The project was initiated by the parent of a disabled son who was concerned that people with disabilities had little or no say in the type of property that was available for them. The Walter Segal construction method was selected as a way of building with only basic skills. Proposals were put to various local authorities before being considered positively by Colchester Borough Council who offered backing for an innovative pilot scheme which would enable people with disabilities to control the design and building of homes to cater for their individual needs.
The Council donated land as well as financial support to cover building and professional costs for the development of five bungalows. Families were selected of which the criteria was that at least one family member should have a disability with a future requirement for a wheelchair. Partnerships and contacts were established with various voluntary organisations and with Social Services for the duration of the project.
Working Agreements were established which allowed each family, plus anyone working on their behalf, to work 21 hours weekly. Those with disabilities contributed through giving clerical and other ancillary support. Additionally volunteers were contracted for a period of 18 months on the basis that they could earn a qualification through their participation. A Site and a Contract Manager were appointed and Shaftesbury Housing designated as development agents. Additionally the Housing Corporation funded a training programme for the works.
Despite many delays through funding hiccups, and major problems following the unexplained withdrawal of permits for the voluntary trainee helpers, leaving the group entirely dependent on occasional helpers who appeared on an ad-hoc basis, the project was finally completed in 1996; a year later than originally scheduled. The scheme is remarkable for many reasons not least being the fact that there were no reserve families and none of the original families dropped out. In spite of a period of very low morale, which unfortunately coincided with a pre-planned television feature, the group felt that it was all worth it in the end.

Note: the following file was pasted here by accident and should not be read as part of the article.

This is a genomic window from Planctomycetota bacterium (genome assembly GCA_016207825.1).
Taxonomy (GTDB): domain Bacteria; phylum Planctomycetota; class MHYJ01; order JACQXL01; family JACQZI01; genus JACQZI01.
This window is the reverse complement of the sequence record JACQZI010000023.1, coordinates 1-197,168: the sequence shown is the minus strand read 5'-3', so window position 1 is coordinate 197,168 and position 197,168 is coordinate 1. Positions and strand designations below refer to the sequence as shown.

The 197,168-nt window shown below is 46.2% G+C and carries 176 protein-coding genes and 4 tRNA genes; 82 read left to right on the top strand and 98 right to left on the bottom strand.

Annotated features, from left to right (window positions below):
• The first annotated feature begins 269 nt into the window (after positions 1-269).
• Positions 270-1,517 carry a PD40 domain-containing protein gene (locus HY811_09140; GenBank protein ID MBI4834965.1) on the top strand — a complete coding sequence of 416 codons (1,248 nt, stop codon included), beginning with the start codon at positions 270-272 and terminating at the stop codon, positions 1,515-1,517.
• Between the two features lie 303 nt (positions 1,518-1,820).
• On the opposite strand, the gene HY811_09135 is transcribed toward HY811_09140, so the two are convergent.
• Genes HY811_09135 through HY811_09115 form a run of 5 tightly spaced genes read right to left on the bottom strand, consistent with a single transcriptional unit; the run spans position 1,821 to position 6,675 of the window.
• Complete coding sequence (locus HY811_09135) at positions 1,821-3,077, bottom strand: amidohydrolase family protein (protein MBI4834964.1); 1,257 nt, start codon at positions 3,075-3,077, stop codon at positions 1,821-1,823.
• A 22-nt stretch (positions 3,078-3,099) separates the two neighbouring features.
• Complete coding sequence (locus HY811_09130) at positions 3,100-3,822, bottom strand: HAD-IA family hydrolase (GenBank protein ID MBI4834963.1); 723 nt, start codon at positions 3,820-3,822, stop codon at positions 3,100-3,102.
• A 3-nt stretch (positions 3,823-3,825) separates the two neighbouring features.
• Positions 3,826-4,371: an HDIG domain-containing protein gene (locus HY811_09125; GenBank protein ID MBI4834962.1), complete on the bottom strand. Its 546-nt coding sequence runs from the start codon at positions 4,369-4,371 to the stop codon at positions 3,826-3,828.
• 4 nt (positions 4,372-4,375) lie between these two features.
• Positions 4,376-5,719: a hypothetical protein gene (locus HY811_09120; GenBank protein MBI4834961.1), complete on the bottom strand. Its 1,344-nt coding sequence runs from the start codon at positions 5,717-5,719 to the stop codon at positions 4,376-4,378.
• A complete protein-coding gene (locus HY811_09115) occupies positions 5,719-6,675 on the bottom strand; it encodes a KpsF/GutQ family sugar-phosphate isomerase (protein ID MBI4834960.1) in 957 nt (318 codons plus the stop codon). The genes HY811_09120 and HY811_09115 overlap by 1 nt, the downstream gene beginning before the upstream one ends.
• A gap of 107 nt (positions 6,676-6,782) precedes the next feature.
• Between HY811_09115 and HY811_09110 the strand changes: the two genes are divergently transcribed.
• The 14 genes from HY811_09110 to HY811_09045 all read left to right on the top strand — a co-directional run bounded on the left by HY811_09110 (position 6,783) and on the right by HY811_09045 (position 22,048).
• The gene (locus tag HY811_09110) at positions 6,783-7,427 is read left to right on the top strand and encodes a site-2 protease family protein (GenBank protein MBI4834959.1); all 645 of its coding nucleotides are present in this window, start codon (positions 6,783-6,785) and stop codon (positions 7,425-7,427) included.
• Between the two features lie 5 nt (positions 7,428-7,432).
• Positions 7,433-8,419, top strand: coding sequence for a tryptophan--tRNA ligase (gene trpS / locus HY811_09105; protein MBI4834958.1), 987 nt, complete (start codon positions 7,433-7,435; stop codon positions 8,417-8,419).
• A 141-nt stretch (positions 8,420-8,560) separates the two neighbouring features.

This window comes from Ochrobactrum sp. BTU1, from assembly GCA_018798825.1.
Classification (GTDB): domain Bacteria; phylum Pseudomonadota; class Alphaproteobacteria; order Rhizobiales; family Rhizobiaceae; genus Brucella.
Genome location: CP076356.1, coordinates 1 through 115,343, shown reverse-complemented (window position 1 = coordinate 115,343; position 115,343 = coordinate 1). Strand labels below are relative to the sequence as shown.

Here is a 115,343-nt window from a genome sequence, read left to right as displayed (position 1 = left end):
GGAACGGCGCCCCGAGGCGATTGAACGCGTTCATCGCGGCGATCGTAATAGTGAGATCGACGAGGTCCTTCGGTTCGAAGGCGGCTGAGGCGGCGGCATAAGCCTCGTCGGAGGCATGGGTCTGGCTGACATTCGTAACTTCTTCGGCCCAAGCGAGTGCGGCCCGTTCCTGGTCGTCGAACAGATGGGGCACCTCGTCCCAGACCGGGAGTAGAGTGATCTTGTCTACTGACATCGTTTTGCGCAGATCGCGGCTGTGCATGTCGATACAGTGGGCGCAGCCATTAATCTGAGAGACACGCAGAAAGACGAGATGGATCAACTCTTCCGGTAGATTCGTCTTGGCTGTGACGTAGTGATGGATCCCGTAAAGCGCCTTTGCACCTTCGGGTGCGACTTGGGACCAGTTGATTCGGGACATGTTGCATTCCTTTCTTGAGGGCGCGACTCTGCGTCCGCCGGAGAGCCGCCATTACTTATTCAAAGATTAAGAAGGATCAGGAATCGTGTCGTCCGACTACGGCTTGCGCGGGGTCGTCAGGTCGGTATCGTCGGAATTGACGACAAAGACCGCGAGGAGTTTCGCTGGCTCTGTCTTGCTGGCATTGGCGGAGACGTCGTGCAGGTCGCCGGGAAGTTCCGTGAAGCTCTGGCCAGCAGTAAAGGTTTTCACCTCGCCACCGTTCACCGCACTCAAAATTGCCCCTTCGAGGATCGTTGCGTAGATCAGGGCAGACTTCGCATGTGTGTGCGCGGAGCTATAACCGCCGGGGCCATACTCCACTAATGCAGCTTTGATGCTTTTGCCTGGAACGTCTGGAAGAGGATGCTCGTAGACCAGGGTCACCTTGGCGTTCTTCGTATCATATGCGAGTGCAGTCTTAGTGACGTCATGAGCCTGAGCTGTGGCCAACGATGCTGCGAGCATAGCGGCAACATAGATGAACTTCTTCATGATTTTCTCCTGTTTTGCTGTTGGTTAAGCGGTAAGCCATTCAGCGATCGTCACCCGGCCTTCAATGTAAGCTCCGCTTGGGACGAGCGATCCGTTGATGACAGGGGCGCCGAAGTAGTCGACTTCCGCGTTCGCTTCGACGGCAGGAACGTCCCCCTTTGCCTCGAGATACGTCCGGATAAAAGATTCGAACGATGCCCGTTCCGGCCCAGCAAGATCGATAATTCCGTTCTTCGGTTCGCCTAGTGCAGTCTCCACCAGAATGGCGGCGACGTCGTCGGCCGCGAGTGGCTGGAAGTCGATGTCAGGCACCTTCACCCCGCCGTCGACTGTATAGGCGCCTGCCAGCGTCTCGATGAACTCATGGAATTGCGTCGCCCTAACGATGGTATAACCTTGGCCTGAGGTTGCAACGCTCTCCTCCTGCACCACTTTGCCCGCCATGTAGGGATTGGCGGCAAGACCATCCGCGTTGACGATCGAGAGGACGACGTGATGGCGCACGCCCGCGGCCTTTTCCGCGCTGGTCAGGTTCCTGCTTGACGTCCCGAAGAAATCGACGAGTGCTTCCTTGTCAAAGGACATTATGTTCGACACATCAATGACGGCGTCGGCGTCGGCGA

This project is also a shining example of self build housing which not only meets the needs of the occupants but also those of the funders by coming in very close to budget.
“Emotions of the self builders changed according to progress at any one time. When we felt demoralised and alone, at that time, not one of the group would have agreed to join the scheme had we realised what it entailed. Without exception we agree that in the end it was well worthwhile, as the families are now not just good neighbours but ... ... good caring friends after a remarkable experience”
Construction: Roxborough Co-op
Developer: Shaftesbury Housing Association (with CHISEL as agent)